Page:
This week’s poem by the Scottish poet Edwin Muir (1887-1959) is a rather strange one, even cryptic. What exactly are these combatants? Did Muir have some specific allegorical intent? Could he be thinking, for example, of some smaller country being invaded by its more powerful neighbour, and simply refusing to surrender or die? And so ‘The killing beast that cannot kill/Swells and swells in its fury till/You’d almost think it was despair’. Remind you of anything? But I think it more likely that Muir, with his Christian faith, intended the poem simply as a parable of the eternal struggle between evil, which can seem to have on its side, in Auden’s phrase, ‘the mass and majesty of this world, all/That carries weight and always weighs the same’, and good which can sometimes seem able to offer no more than a passive endurance.

The Combat

It was not meant for human eyes,
That combat on the shabby patch
Of clods and trampled turf that lies
Somewhere beneath the sodden skies
For eye of toad or adder to catch.

And having seen it I accuse
The crested animal in his pride,
Arrayed in all the royal hues
Which hide the claws he well can use
To tear the heart out of the side.

Body of leopard, eagle’s head
And whetted beak, and lion’s mane,
And frost-grey hedge of feathers spread
Behind — he seemed of all things bred.
I shall not see his like again.

As for his enemy there came in
A soft round beast as brown as clay;
All rent and patched his wretched skin;
A battered bag he might have been,
Some old used thing to throw away.

Yet he awaited face to face
The furious beast and the swift attack.
Soon over and done.  That was no place
Or time for chivalry or for grace.
The fury had him on his back.

And two small paws like hands flew out
To right and left as the trees stood by.
One would have said beyond a doubt
That was the very end of the bout,
But that the creature would not die.

For ere the death-stroke he was gone,
Writhed, whirled, into his den,
Safe somehow there.  The fight was done,
And he had lost who had all but won.
But oh his deadly fury then.

A while the place lay blank, forlorn,
Drowsing as in relief from pain.
The cricket chirped, the grating thorn
Stirred, and a little sound was born.
The champions took their posts again.

And all began.  The stealthy paw
Slashed out and in.  Could nothing save
These rags and tatters from the claw?
Nothing.  And yet I never saw
A beast so helpless and so brave.

And now, while the trees stand watching, still
The unequal battle rages there.
The killing beast that cannot kill
Swells and swells in his fury till
You’d almost think it was despair.

Edwin Muir

Week 497: Autobiography, by Louis MacNeice

This week’s poem by the Irish poet Louis MacNeice (1907-1963) is a kind of balancing act, self-revealing yet reticent, the trauma it turns on evident yet not explicit, controlled and distanced by the ballad form, so that without knowledge of the context the reader is like someone looking over the edge of a boat at a nameless shadow moving in the depths below. Awareness of the poet’s childhood circumstances provides most of the answer: his mother died when Louis was seven, having spent her last year in a Dublin nursing home, and Louis obscurely blamed himself for her death, his birth having been a difficult one. But the import of the refrain remains a little elusive. ‘Come back early or never come’ – is Louis talking to himself? To his mother’s shade? Whatever the case, it seems to me, as so often with MacNeice, a poem at once skilful and disturbing.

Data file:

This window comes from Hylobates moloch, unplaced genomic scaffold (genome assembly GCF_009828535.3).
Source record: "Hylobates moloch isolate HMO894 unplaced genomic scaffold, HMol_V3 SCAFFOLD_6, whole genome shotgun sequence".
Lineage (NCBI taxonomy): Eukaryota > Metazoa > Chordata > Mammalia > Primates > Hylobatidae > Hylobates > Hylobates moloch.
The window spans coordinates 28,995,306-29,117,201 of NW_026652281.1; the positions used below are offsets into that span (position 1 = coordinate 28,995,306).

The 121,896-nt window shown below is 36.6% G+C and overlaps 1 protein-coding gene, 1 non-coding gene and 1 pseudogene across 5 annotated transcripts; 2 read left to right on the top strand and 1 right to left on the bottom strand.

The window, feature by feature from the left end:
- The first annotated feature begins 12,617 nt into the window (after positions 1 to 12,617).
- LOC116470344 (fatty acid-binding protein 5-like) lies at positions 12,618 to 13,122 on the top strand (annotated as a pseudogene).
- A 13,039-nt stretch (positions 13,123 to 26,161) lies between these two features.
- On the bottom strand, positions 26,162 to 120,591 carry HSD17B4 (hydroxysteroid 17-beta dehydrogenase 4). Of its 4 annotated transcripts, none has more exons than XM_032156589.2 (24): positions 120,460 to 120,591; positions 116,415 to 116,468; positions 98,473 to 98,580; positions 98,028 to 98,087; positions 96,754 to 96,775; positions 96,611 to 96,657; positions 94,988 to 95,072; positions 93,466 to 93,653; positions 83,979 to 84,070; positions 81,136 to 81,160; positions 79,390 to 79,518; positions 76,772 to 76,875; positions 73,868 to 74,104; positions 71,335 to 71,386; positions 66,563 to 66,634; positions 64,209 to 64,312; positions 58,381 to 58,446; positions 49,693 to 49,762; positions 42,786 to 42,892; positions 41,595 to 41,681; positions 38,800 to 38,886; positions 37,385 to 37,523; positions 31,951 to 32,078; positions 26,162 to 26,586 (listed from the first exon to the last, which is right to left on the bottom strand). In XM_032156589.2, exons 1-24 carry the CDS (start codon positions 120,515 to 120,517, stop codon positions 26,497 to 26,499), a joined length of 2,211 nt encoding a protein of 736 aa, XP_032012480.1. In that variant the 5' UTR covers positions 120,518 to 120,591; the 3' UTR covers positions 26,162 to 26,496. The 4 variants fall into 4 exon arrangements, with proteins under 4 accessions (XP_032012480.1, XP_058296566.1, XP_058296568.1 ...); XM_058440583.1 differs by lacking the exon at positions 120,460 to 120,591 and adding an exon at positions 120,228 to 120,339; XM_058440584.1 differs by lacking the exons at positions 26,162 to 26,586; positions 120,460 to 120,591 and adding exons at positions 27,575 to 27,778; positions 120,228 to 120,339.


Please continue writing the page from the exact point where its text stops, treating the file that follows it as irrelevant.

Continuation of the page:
Note: ‘wore his collar the wrong way round’ – MacNeice’s father was a Protestant minister.


In my childhood trees were green
And there was plenty to be seen.

Come back early or never come.

My father made the walls resound,
He wore his collar the wrong way round.

Come back early or never come.

My mother wore a yellow dress;
Gently, gently, gentleness.

Come back early or never come.

When I was five the black dreams came
Nothing after was quite the same.

Come back early or never come.

The dark was talking to the dead;
The lamp was dark beside my bed.

Come back early or never come.

When I woke they did not care;
Nobody, nobody was there.

Come back early or never come.

When my silent terror cried,
Nobody, nobody replied.

Come back early or never come.

I got up; the chilly sun
Saw me walk away alone.

Come back early or never come.

Louis MacNeice

Week 496: At Ballyshannon, Co. Donegal

This is one of the first poems I ever remember liking, met in some nineteen-fifties collection of verse for primary school children compiled by an anthologist who clearly still regarded the Georgians as rather too racily modern. Somehow it stood out for me among the pages of R.L. Stevenson, Sir Henry Newbolt, Walter de la Mare & co. as giving me that frisson of the mysterious that I was later to encounter again in the early chapters of Alain-Fournier’s ‘Le Grand Meaulnes’, where the hero searches for his lost domain, the château that he had stumbled across in one of his escapades. I still find it an evocative little poem, perhaps because it takes me back to a time when I had no clear mental map of the world beyond my own woods and fields and anything seemed possible.